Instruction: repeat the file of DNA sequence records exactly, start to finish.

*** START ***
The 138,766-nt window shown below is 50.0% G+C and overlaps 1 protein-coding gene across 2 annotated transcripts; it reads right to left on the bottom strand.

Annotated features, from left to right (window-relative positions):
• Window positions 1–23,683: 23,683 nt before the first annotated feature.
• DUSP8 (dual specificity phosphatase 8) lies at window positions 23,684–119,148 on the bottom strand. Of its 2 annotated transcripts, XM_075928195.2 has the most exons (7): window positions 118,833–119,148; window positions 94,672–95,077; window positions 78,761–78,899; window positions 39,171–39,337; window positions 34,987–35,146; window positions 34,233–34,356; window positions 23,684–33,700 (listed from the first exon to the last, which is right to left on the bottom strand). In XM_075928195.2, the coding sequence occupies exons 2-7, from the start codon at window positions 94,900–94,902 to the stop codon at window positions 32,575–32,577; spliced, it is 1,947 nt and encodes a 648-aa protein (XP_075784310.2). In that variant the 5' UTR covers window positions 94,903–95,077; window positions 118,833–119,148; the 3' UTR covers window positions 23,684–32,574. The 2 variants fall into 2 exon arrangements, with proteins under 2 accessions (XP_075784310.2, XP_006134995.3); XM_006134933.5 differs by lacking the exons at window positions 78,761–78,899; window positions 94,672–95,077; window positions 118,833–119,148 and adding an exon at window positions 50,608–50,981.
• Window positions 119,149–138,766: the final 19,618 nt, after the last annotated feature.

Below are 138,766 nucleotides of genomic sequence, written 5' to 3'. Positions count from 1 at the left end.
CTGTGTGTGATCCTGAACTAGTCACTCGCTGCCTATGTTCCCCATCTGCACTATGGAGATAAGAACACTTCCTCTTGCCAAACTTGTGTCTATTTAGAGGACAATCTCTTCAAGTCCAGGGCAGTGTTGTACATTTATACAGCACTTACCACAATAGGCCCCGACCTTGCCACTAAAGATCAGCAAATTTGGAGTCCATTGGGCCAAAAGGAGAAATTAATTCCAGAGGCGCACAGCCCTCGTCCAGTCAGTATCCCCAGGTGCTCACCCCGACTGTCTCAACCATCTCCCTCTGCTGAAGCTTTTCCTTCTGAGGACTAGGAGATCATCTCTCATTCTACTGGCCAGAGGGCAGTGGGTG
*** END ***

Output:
The 138,766-nt window shown below is 50.0% G+C and overlaps 1 protein-coding gene across 2 annotated transcripts; it reads right to left on the bottom strand.

Annotated features, from left to right (window-relative positions):
• Window positions 1–23,683: 23,683 nt before the first annotated feature.
• DUSP8 (dual specificity phosphatase 8) lies at window positions 23,684–119,148 on the bottom strand. Of its 2 annotated transcripts, XM_075928195.2 has the most exons (7): window positions 118,833–119,148; window positions 94,672–95,077; window positions 78,761–78,899; window positions 39,171–39,337; window positions 34,987–35,146; window positions 34,233–34,356; window positions 23,684–33,700 (listed from the first exon to the last, which is right to left on the bottom strand). In XM_075928195.2, the coding sequence occupies exons 2-7, from the start codon at window positions 94,900–94,902 to the stop codon at window positions 32,575–32,577; spliced, it is 1,947 nt and encodes a 648-aa protein (XP_075784310.2). In that variant the 5' UTR covers window positions 94,903–95,077; window positions 118,833–119,148; the 3' UTR covers window positions 23,684–32,574. The 2 variants fall into 2 exon arrangements, with proteins under 2 accessions (XP_075784310.2, XP_006134995.3); XM_006134933.5 differs by lacking the exons at window positions 78,761–78,899; window positions 94,672–95,077; window positions 118,833–119,148 and adding an exon at window positions 50,608–50,981.
• Window positions 119,149–138,766: the final 19,618 nt, after the last annotated feature.

Below are 138,766 nucleotides of genomic sequence, written 5' to 3'. Positions count from 1 at the left end.
CTGTGTGTGATCCTGAACTAGTCACTCGCTGCCTATGTTCCCCATCTGCACTATGGAGATAAGAACACTTCCTCTTGCCAAACTTGTGTCTATTTAGAGGACAATCTCTTCAAGTCCAGGGCAGTGTTGTACATTTATACAGCACTTACCACAATAGGCCCCGACCTTGCCACTAAAGATCAGCAAATTTGGAGTCCATTGGGCCAAAAGGAGAAATTAATTCCAGAGGCGCACAGCCCTCGTCCAGTCAGTATCCCCAGGTGCTCACCCCGACTGTCTCAACCATCTCCCTCTGCTGAAGCTTTTCCTTCTGAGGACTAGGAGATCATCTCTCATTCTACTGGCCAGAGGGCAGTGGGTG